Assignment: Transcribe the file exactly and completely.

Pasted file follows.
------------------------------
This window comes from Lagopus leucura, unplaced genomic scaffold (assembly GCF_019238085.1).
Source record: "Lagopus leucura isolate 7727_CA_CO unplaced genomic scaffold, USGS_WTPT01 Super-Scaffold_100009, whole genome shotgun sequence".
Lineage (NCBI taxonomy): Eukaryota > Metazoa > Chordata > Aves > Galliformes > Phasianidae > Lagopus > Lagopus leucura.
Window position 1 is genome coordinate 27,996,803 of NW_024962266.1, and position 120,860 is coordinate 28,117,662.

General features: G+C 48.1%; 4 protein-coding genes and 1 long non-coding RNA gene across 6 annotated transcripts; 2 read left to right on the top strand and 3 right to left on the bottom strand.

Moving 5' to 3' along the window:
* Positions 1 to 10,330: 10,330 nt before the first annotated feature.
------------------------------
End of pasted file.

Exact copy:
This window comes from Lagopus leucura, unplaced genomic scaffold (assembly GCF_019238085.1).
Source record: "Lagopus leucura isolate 7727_CA_CO unplaced genomic scaffold, USGS_WTPT01 Super-Scaffold_100009, whole genome shotgun sequence".
Lineage (NCBI taxonomy): Eukaryota > Metazoa > Chordata > Aves > Galliformes > Phasianidae > Lagopus > Lagopus leucura.
Window position 1 is genome coordinate 27,996,803 of NW_024962266.1, and position 120,860 is coordinate 28,117,662.

General features: G+C 48.1%; 4 protein-coding genes and 1 long non-coding RNA gene across 6 annotated transcripts; 2 read left to right on the top strand and 3 right to left on the bottom strand.

Moving 5' to 3' along the window:
* Positions 1 to 10,330: 10,330 nt before the first annotated feature.